'The answer is that each is entitled to that share which the court considers fair having regard to the whole course of dealing between them in relation to the property.' (Chadwick LJ in Oxley v Hiscock).
Following the Supreme Court decision in Jones v Kernott, will the courts decide a cohabiting couple’s respective shares in property on the basis of 'fairness'? If so, is the position of cohabiting couples the same as that of married couples when their relationship breaks down?
This question comments specifically on the property consequences for cohabiting couples on relationship breakdown. Therefore your answer should focus on this aspect of the differences between the position of cohabiting and married couples, rather than simply listing all of the differences between their positions. It is unlikely you would have time to cover all of the points below in an exam but they are a guide to the sort of issues you may consider in answering the question.
You should start by summarising the Supreme Court decision in Jones v Kernott. Outline the facts very briefly, making sure to highlight that the property was registered in joint names and that there was no express declaration of trust.
The majority held that where parties purchase a property in joint names for joint occupation, and both a responsible for the mortgage, there is no presumption of resulting trust. Instead the presumption is that the parties intended a legal and beneficial joint tenancy. The presumption can be rebutted by evidence of contrary intention.
A strong answer will pick up on the differences between the majority and the minority views. In particular, a distinction was drawn between ‘inference’ and ‘imputation’ (see paragraph 26 for an explanation of the difference). Whilst the majority (Lord Walker and Lady Hale, with whom Lord Collins agreed) held that there was evidence on which they could infer a change in intention, the minority thought that there was not enough evidence to do this but they were prepared to impute an intention.
A strong answer will also pick up that the property was registered in joint names and that a distinction was drawn between these cases and matters where the property was registered in the sole name of one of the parties (paragraph 17 and 52).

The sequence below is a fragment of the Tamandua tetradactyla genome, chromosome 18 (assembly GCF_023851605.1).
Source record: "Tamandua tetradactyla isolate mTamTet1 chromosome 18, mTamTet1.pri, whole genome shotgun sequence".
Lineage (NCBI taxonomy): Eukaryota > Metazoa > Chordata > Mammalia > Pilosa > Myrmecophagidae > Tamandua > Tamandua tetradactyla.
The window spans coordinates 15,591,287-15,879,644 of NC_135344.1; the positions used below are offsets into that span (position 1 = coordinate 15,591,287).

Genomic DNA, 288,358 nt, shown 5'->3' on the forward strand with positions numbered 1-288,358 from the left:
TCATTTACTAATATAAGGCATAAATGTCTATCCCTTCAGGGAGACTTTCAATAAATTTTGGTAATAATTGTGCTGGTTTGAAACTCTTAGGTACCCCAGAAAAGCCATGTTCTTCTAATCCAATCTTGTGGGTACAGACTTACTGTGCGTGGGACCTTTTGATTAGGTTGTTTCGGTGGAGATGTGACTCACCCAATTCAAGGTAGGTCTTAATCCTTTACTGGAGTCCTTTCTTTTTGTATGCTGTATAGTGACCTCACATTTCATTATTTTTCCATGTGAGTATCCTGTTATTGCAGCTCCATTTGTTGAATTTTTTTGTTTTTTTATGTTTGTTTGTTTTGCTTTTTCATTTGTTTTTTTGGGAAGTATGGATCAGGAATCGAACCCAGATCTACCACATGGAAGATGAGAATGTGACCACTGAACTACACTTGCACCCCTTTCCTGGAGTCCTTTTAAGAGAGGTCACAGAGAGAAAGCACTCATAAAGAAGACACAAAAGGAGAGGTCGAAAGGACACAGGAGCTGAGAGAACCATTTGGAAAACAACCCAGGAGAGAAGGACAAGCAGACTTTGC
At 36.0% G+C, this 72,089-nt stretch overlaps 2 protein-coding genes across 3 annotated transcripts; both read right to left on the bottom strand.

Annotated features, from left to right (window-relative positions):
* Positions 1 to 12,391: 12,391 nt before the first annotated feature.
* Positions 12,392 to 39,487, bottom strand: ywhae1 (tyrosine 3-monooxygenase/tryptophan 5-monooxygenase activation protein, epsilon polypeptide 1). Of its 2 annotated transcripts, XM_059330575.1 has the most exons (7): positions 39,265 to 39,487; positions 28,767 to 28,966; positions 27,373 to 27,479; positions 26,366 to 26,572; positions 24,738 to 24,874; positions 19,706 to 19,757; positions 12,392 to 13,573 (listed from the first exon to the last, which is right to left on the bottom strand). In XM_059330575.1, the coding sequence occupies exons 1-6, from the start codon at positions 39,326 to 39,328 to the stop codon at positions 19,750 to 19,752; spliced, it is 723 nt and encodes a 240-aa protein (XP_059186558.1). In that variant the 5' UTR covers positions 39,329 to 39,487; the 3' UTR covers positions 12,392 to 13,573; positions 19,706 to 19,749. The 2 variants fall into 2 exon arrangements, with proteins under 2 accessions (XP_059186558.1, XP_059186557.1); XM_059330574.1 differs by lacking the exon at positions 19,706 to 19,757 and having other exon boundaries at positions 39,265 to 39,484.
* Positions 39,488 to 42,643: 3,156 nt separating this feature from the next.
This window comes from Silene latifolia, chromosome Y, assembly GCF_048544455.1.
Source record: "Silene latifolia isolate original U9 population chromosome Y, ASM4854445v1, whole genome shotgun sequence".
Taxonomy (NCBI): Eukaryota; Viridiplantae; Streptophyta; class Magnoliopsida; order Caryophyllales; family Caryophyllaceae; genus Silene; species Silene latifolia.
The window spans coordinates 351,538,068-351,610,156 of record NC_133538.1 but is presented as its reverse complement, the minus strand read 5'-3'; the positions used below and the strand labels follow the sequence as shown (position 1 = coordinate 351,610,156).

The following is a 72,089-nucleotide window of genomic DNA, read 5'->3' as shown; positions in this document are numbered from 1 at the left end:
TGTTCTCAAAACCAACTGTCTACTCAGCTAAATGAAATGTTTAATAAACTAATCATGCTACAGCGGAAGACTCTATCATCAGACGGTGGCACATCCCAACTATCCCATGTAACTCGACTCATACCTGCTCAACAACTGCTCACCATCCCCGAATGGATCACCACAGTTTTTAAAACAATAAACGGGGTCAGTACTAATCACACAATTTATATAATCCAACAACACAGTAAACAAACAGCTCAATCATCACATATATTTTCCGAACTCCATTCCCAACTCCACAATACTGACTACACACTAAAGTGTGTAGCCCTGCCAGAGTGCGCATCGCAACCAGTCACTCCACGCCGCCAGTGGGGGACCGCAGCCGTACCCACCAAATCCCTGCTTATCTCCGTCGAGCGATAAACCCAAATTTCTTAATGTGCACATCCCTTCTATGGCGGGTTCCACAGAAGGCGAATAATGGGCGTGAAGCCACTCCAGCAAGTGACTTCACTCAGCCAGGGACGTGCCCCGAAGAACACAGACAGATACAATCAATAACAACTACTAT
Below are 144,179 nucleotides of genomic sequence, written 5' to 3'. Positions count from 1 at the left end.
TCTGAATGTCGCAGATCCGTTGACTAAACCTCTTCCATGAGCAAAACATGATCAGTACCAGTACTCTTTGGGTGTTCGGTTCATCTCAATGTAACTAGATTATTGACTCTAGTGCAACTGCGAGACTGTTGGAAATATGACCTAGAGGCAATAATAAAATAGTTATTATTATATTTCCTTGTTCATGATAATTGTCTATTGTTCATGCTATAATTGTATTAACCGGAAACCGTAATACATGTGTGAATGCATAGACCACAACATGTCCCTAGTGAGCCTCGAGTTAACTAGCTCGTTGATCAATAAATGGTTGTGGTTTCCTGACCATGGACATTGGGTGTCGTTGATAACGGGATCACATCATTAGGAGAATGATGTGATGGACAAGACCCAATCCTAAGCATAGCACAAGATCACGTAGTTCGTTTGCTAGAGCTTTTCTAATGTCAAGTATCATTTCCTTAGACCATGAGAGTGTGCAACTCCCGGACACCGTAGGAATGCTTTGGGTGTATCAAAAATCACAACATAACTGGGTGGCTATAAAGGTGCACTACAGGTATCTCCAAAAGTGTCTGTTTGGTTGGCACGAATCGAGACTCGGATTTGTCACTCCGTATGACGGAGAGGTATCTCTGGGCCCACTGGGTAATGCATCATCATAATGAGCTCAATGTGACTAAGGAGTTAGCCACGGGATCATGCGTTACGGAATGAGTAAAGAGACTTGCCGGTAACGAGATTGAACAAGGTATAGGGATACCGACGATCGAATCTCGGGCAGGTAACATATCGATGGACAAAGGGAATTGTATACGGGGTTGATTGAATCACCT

Remember that the question asks whether courts will now decide on parties' shares on the basis of fairness. Do you think that is an accurate reflection of what the court decided in Jones v Kernott? Does it make a difference to your answer whether the courts can only infer intention or whether they can impute intention too?
A good answer will pick up on the fact that Chadwick LJ's statement is only approved as the approach to use in quantifying the parties shares where they did not intend a joint tenancy at the outset or changed their original intention ‘but it is not possible to ascertain by direct evidence or by inference what their actual intention was as to the shares in which they would own the property’.
Outline the other methods by which cohabitees may have a share in property – you should run through the elements of express trusts, resulting trusts and proprietary estoppel. A good answer will make a comment about the significance of these other methods. So, for example, where the parties have an express trust there may be less likely to be a dispute about ownership. Similarly, following Jones v Kernott, resulting trusts are likely to apply in far more limited situations.
Discuss how the position of married couples differs from that of cohabiting couples. You should explain how the courts decide the financial and property consequences of divorce: using section 25 of the Matrimonial Causes Act and the case law. Remember that in the majority of cases all of the resources will be required to meet the parties' needs. It is only in ‘big money’ cases that the case law becomes relevant.
As the question specifically refers to fairness, it is important to explain how fairness applies to married couples. You should discuss White v White and Miller v Miller; McFarlane v McFarlane and what they say about the use of fairness.
Keep addressing the question, so make sure you comment on whether the courts decide the affairs of married couples on the basis of fairness. Although this is a highly discretionary area, fairness is only a guide to the interpretation of s 25. The statutory factors are the basis for dividing resources and in the majority of cases, needs are key. This is different to the position of unmarried couples who have no statutory regime and may only be able to claim a share of property using the law of trusts.
Mention the Law Commission proposals for reform, which have been rejected. Do you think the law should be reformed and, if so, how?